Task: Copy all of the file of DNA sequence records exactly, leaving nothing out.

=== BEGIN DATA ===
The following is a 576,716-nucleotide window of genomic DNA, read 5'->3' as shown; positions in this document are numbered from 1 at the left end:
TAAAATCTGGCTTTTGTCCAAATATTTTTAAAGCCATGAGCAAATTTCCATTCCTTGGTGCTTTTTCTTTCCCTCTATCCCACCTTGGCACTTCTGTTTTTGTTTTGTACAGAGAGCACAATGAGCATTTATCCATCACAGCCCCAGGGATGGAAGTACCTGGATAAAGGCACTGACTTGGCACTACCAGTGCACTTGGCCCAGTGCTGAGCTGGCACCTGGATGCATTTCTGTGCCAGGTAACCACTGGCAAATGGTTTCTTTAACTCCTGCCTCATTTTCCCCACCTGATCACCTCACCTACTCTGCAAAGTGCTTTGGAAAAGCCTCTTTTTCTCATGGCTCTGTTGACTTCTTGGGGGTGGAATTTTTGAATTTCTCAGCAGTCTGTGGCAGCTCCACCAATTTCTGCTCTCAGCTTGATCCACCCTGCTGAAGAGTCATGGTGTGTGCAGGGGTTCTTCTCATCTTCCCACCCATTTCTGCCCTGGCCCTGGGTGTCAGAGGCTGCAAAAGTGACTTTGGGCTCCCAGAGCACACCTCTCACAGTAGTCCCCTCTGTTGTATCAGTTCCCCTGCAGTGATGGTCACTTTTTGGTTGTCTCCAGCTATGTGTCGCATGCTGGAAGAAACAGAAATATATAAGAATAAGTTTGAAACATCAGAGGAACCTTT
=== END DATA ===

The following is a 576,716-nucleotide window of genomic DNA, read 5'->3' as shown; positions in this document are numbered from 1 at the left end:
TAAAATCTGGCTTTTGTCCAAATATTTTTAAAGCCATGAGCAAATTTCCATTCCTTGGTGCTTTTTCTTTCCCTCTATCCCACCTTGGCACTTCTGTTTTTGTTTTGTACAGAGAGCACAATGAGCATTTATCCATCACAGCCCCAGGGATGGAAGTACCTGGATAAAGGCACTGACTTGGCACTACCAGTGCACTTGGCCCAGTGCTGAGCTGGCACCTGGATGCATTTCTGTGCCAGGTAACCACTGGCAAATGGTTTCTTTAACTCCTGCCTCATTTTCCCCACCTGATCACCTCACCTACTCTGCAAAGTGCTTTGGAAAAGCCTCTTTTTCTCATGGCTCTGTTGACTTCTTGGGGGTGGAATTTTTGAATTTCTCAGCAGTCTGTGGCAGCTCCACCAATTTCTGCTCTCAGCTTGATCCACCCTGCTGAAGAGTCATGGTGTGTGCAGGGGTTCTTCTCATCTTCCCACCCATTTCTGCCCTGGCCCTGGGTGTCAGAGGCTGCAAAAGTGACTTTGGGCTCCCAGAGCACACCTCTCACAGTAGTCCCCTCTGTTGTATCAGTTCCCCTGCAGTGATGGTCACTTTTTGGTTGTCTCCAGCTATGTGTCGCATGCTGGAAGAAACAGAAATATATAAGAATAAGTTTGAAACATCAGAGGAACCTTT